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The Changing Face of Conflict and the Efficacy of International Humanitarian Law

The Changing Face of Conflict and the Efficacy of International Humanitarian Law © 2001 OXFORD UNIVERSITY PRESS BOOK REVIEWS Helen Durham and Timothy L.H. McCormack (eds.), The Changing Face of Conflict and the Efficacy of International Humanitarian Law. The Hague: Kluwer, 1999, 225pp. + xxvi. ISBN 90-411-1180-8. The International Humanitarian Law Series is a series of monographs and edited volumes which aims to promote scholarly analysis and discussion of both the theory and practice of the international legal regulation of armed conflict. Although the title of the volume under review acknowledges the changing nature of armed conflict, the focus of the various contributions here is the practical efficiency of international humanitarian law. In 1977 two new protocols additional to the Geneva Conventions of 1949 were adopted and the chapters in this volume comprise a substantially revised set of selected papers from a conference to mark the twentieth anniversary of the Additional Protocols held at the University of Melbourne, Australia in 1997. The last decades of the twentieth century witnessed increased levels of access to a variety of particularly lethal weaponry, the lack of a clear distinction between combatants and civilians and the emergence of increased conflict in what are sometimes called ‘disintegrating’ or ‘collapsed’ states. The work under review poses, http://www.deepdyve.com/assets/images/DeepDyve-Logo-lg.png Journal of Conflict and Security Law Oxford University Press

The Changing Face of Conflict and the Efficacy of International Humanitarian Law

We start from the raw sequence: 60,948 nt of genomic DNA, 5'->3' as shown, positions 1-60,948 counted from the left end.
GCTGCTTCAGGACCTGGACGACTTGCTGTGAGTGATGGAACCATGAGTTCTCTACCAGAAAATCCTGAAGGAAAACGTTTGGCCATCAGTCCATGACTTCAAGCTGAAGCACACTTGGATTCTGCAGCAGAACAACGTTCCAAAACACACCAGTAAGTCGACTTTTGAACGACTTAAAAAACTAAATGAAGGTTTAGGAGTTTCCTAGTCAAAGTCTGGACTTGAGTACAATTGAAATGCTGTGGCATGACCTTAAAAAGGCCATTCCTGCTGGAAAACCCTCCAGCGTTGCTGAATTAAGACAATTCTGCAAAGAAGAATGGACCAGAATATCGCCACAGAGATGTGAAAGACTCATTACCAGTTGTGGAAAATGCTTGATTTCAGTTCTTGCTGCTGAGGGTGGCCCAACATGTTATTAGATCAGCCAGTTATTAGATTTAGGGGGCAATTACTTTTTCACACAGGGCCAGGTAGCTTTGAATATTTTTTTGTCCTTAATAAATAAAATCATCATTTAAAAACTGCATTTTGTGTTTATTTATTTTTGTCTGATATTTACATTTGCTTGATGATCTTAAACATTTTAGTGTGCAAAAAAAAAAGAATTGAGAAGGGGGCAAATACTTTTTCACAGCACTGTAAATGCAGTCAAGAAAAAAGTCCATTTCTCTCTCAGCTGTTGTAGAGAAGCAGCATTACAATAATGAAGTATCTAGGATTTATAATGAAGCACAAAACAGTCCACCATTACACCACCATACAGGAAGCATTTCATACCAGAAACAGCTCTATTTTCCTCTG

Abstract

© 2001 OXFORD UNIVERSITY PRESS BOOK REVIEWS Helen Durham and Timothy L.H. McCormack (eds.), The Changing Face of Conflict and the Efficacy of International Humanitarian Law. The Hague: Kluwer, 1999, 225pp. + xxvi. ISBN 90-411-1180-8. The International Humanitarian Law Series is a series of monographs and edited volumes which aims to promote scholarly analysis and discussion of both the theory and practice of the international legal regulation of armed conflict. Although the title of the volume under review acknowledges the changing nature of armed conflict, the focus of the various contributions here is the practical efficiency of international humanitarian law. In 1977 two new protocols additional to the Geneva Conventions of 1949 were adopted and the chapters in this volume comprise a substantially revised set of selected papers from a conference to mark the twentieth anniversary of the Additional Protocols held at the University of Melbourne, Australia in 1997. The last decades of the twentieth century witnessed increased levels of access to a variety of particularly lethal weaponry, the lack of a clear distinction between combatants and civilians and the emergence of increased conflict in what are sometimes called ‘disintegrating’ or ‘collapsed’ states. The work under review poses,
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